Present address: Centre for Catchment to Coast Research, School of Ocean Sciences, University of Wales Bangor, Menai Bridge, Anglesey LL59 5AB, UK.
The dynamics of turbulent, transitional and laminar clay-laden flow over a fixed current ripple
Article first published online: 21 NOV 2007
© 2007 The Authors. Journal compilation © 2007 International Association of Sedimentologists
Volume 55, Issue 3, pages 635–666, June 2008
How to Cite
BAAS, J. H. and BEST, J. L. (2008), The dynamics of turbulent, transitional and laminar clay-laden flow over a fixed current ripple. Sedimentology, 55: 635–666. doi: 10.1111/j.1365-3091.2007.00916.x
- Issue published online: 21 NOV 2007
- Article first published online: 21 NOV 2007
- Manuscript received 9 December 2006; revision accepted 14 September 2007
- Clay suspensions;
- current ripples;
- turbulence modulation;
- ultrasonic Doppler velocity profiling
Most aqueous sedimentary environments contain varying concentrations of fine-grained, often clay-rich, sediment that is transported in suspension and may modify the properties of the flow and underlying mobile bed. This paper presents results from a series of laboratory experiments examining the mean and turbulent properties of clay-laden (kaolinite) flows, of various volumetric sediment concentrations between 0·046% and 12·7%, moving over a fixed, idealized current ripple.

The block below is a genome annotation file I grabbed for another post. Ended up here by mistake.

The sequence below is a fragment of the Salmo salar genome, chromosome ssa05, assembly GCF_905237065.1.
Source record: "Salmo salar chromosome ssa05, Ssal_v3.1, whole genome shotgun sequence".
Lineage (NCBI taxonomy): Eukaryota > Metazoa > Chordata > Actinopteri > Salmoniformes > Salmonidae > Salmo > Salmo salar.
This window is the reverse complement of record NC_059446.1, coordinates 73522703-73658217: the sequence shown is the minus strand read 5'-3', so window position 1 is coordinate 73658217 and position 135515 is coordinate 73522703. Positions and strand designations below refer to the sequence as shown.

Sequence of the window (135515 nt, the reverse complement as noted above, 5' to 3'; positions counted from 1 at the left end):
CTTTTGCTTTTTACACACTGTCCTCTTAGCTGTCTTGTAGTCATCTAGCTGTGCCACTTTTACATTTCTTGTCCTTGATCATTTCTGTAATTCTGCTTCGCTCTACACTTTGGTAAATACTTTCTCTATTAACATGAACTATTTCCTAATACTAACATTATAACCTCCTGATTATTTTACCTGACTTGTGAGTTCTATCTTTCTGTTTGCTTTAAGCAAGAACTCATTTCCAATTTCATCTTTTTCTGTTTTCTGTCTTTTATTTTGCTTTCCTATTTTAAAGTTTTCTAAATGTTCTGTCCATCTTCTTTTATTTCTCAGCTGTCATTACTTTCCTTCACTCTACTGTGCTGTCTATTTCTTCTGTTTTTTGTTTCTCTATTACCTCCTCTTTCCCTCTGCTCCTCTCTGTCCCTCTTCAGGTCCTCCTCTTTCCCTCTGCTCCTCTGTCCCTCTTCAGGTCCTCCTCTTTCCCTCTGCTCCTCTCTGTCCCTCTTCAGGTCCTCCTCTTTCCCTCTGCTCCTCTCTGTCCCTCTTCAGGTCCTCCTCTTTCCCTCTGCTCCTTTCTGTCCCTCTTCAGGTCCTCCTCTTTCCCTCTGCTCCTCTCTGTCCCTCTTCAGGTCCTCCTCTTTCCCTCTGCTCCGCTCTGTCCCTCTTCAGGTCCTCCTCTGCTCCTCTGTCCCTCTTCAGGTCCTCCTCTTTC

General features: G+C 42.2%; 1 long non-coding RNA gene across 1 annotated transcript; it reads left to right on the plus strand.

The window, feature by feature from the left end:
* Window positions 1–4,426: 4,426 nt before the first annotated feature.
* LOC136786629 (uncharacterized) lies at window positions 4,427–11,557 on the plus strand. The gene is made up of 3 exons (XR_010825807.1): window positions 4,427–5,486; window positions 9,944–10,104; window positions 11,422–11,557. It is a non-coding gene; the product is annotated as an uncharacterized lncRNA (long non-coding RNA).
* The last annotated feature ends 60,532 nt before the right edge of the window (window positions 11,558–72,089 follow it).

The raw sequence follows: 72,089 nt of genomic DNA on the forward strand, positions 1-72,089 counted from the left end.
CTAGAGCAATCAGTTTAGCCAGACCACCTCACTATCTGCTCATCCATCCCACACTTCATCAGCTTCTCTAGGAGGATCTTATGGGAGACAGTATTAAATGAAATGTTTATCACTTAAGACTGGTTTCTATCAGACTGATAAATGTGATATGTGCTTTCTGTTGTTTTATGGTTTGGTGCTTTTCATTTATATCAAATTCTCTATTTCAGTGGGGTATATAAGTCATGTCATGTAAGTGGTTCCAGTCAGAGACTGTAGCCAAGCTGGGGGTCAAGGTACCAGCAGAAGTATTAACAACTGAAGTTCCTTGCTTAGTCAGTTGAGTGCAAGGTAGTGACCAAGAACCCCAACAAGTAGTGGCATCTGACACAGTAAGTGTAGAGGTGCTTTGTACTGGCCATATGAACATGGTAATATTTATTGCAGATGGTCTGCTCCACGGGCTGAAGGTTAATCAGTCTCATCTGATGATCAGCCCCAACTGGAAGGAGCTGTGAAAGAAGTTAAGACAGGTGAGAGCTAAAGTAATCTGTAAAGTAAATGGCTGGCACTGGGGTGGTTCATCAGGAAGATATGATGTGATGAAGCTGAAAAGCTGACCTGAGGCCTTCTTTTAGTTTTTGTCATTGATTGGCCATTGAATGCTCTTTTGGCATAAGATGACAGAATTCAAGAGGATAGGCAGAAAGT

As the kaolinite concentration was raised, with flow velocity and depth constant, four flow types were observed to occur: (i) turbulent flow, in which flow separation is dominant in the leeside of the ripple; (ii) turbulence-enhanced transitional flow, in which turbulence in the leeside separation zone region is enhanced; (iii) turbulence-attenuated transitional flow, in which turbulence along the separation zone shear layer and in the free flow above it becomes damped, eventually leading to a reduction in the size of the separation zone wake region; and (iv) laminar plug flow, in which turbulence is damped and flow is almost stagnant in the lee of the ripple. Such modulation of turbulence by increasing clay concentrations suggests that many paradigms of flow and bedform dynamics, which have been based on extensive past work in clear water flows, require revision. The present results highlight a need to fully characterize the boundary conditions for turbulence modulation as a function of clay type and applied flow conditions, and the effects of such flows on fully mobile cohesionless beds.